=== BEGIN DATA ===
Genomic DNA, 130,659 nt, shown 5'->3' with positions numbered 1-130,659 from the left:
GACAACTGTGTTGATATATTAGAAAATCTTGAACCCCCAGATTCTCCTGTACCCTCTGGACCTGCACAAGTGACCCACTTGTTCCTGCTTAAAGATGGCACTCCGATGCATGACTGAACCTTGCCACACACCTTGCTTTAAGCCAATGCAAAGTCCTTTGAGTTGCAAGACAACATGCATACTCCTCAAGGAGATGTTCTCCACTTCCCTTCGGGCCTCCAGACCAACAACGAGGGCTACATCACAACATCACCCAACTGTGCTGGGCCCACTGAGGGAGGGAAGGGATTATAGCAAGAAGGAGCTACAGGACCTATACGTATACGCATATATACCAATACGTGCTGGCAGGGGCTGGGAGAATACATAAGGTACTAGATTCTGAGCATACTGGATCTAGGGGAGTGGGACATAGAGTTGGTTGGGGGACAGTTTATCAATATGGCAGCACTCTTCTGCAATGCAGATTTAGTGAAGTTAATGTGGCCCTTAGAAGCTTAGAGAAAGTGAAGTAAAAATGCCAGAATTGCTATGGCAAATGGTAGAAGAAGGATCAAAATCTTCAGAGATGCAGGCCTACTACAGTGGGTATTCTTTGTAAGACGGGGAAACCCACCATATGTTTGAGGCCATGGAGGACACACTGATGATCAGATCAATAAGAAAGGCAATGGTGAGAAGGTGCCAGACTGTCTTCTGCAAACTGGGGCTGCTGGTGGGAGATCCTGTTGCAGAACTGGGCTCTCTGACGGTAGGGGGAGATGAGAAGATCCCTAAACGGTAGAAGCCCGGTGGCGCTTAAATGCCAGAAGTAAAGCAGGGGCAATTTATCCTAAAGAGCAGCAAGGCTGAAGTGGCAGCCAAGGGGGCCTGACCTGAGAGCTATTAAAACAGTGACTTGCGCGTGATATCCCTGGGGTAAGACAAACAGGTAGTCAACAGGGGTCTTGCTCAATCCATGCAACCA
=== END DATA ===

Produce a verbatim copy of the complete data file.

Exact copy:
Genomic DNA, 130,659 nt, shown 5'->3' with positions numbered 1-130,659 from the left:
GACAACTGTGTTGATATATTAGAAAATCTTGAACCCCCAGATTCTCCTGTACCCTCTGGACCTGCACAAGTGACCCACTTGTTCCTGCTTAAAGATGGCACTCCGATGCATGACTGAACCTTGCCACACACCTTGCTTTAAGCCAATGCAAAGTCCTTTGAGTTGCAAGACAACATGCATACTCCTCAAGGAGATGTTCTCCACTTCCCTTCGGGCCTCCAGACCAACAACGAGGGCTACATCACAACATCACCCAACTGTGCTGGGCCCACTGAGGGAGGGAAGGGATTATAGCAAGAAGGAGCTACAGGACCTATACGTATACGCATATATACCAATACGTGCTGGCAGGGGCTGGGAGAATACATAAGGTACTAGATTCTGAGCATACTGGATCTAGGGGAGTGGGACATAGAGTTGGTTGGGGGACAGTTTATCAATATGGCAGCACTCTTCTGCAATGCAGATTTAGTGAAGTTAATGTGGCCCTTAGAAGCTTAGAGAAAGTGAAGTAAAAATGCCAGAATTGCTATGGCAAATGGTAGAAGAAGGATCAAAATCTTCAGAGATGCAGGCCTACTACAGTGGGTATTCTTTGTAAGACGGGGAAACCCACCATATGTTTGAGGCCATGGAGGACACACTGATGATCAGATCAATAAGAAAGGCAATGGTGAGAAGGTGCCAGACTGTCTTCTGCAAACTGGGGCTGCTGGTGGGAGATCCTGTTGCAGAACTGGGCTCTCTGACGGTAGGGGGAGATGAGAAGATCCCTAAACGGTAGAAGCCCGGTGGCGCTTAAATGCCAGAAGTAAAGCAGGGGCAATTTATCCTAAAGAGCAGCAAGGCTGAAGTGGCAGCCAAGGGGGCCTGACCTGAGAGCTATTAAAACAGTGACTTGCGCGTGATATCCCTGGGGTAAGACAAACAGGTAGTCAACAGGGGTCTTGCTCAATCCATGCAACCA